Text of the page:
A dizzying array of products and technology was on display last week when Western Associates had its top 20 independent salespeople from around the country in Marion for an annual look at what’s new in the world of promotional marketing. “It’s our national headquarters, so we’re going to bring them to our home office,” CEO Dave Crofoot said.

  • Appraiser says life here is an adventure

    For newly hired county appraiser Lisa Reeder, life in Marion is a new adventure. She worked for almost 23 years in an appraiser’s office in Trego County, where she was born and raised on a farm south of Ogallala.

  • St. Luke receives $100,00 for Living Center windows

    Windows at St. Luke Hospital Living Center will be replaced before winter thanks to a $100,000 grant from the Sunderland Foundation of Overland Park. “Windows may have been one of those things that may have been left until later,” St. Luke CEO Jeremy Ensey said. “By getting this grant, it’s something that will happen sooner. We’re very excited, to say the least.”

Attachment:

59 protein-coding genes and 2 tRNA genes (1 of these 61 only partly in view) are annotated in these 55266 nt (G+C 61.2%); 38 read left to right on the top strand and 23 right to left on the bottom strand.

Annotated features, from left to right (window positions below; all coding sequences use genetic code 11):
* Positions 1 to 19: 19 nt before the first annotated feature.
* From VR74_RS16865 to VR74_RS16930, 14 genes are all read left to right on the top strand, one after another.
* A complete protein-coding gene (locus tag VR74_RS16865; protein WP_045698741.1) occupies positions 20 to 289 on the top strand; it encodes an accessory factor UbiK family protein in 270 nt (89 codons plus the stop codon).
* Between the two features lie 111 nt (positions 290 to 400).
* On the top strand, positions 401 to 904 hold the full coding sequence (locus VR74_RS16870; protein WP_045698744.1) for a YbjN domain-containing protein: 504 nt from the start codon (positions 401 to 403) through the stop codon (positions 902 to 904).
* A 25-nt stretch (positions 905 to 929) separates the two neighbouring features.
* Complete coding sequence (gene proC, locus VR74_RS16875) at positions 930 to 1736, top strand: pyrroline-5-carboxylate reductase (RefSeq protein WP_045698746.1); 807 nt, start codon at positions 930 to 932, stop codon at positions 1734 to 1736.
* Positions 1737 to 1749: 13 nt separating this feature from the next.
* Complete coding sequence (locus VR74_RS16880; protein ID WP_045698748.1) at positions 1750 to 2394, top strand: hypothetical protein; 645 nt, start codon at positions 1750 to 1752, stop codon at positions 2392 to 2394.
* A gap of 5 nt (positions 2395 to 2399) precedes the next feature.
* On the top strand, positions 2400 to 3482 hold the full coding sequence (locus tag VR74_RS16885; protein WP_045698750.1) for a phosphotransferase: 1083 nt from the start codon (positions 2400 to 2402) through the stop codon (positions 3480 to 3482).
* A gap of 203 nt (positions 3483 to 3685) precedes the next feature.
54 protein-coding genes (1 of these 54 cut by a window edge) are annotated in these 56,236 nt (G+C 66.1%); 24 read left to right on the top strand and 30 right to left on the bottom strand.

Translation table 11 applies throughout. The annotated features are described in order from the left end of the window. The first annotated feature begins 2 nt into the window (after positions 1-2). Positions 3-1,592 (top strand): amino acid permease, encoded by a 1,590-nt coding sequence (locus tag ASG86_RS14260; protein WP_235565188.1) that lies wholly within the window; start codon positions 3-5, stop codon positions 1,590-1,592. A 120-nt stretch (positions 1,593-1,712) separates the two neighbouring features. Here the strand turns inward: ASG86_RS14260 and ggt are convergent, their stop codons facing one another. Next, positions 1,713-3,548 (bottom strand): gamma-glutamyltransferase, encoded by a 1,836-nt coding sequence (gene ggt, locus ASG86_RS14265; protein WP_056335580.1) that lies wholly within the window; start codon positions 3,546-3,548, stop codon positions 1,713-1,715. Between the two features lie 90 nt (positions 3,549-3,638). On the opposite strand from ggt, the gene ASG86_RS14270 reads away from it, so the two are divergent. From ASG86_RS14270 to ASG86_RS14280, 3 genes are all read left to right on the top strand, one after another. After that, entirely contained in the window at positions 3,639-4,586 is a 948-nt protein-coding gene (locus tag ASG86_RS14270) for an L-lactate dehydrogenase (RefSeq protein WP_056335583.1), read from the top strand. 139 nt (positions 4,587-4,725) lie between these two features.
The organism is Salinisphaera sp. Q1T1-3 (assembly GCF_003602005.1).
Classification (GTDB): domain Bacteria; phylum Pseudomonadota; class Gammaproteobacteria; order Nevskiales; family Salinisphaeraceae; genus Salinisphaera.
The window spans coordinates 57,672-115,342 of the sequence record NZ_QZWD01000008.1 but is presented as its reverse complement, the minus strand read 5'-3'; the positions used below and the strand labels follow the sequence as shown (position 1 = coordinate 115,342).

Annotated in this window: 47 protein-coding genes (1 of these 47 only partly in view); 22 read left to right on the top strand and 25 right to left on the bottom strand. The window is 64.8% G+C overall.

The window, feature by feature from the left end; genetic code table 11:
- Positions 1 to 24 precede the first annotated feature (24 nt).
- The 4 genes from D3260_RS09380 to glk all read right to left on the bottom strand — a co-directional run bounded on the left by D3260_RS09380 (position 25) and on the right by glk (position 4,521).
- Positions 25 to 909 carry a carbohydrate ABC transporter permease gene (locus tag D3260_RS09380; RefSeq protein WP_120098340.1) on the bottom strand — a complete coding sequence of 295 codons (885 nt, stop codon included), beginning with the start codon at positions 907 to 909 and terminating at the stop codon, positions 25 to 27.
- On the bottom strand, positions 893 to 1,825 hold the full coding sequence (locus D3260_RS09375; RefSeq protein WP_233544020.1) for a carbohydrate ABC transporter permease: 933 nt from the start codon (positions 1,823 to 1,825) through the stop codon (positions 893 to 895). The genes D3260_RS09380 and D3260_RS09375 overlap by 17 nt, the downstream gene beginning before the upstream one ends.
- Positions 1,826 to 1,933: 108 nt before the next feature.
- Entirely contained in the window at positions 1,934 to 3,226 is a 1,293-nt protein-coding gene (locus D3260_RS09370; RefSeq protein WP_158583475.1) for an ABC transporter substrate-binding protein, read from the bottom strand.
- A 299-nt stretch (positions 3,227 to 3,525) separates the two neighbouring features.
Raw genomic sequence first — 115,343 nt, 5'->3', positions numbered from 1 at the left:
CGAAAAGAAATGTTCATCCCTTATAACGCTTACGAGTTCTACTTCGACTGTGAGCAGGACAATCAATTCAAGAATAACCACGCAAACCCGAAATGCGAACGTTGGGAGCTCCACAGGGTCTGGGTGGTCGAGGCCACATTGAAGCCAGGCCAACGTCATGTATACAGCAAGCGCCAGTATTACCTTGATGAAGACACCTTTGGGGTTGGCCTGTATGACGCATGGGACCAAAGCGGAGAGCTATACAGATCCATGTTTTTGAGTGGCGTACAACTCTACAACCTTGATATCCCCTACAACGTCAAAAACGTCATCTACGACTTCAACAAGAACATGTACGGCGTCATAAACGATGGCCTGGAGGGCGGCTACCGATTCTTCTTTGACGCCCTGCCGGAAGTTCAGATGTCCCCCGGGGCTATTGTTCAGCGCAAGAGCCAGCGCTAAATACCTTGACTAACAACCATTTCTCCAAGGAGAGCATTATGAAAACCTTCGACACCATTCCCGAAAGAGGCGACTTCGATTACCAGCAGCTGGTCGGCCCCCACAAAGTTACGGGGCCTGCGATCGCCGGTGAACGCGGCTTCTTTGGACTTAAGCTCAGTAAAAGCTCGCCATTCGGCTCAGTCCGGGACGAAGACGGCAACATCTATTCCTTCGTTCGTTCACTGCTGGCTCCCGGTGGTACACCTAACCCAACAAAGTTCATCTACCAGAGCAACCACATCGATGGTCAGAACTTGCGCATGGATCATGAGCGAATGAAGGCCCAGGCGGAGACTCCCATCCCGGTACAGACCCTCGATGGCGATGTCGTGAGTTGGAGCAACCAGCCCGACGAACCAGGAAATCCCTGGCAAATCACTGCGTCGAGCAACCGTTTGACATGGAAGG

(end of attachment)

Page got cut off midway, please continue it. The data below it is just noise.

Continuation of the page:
• Lawyers celebrate being cheap bastards

    Marion County lawyers admit they are “cheap bastards.” They even celebrate it with a golf trophy engraved “Cheap Bastards Cup” that changes hands each year when lawyers attend a continuing education and social day that includes a lecture, lunch, golf tournament, and dinner.

  • Prankster delays cable installation

    Workers for Olathe-based Universal Communication found an unpleasant surprise Monday morning when they prepared to resume work laying AT&T fiber optic cable along Cedar St. in Marion. Overnight someone had moved a backhoe just north of the intersection of Cedar and Kellison Sts. and left the bucket sitting in the northbound lane of Cedar St.

  • Criminal checks not routine for new county hires

    Although cities and some counties — along with many private companies — routinely require a criminal background check and drug testing before a new employee starts work, Marion County does not. According to county clerk Tina Spencer, the county doesn’t have a policy of doing these checks as a condition of hiring.

  • City waiver for ducks still won't fly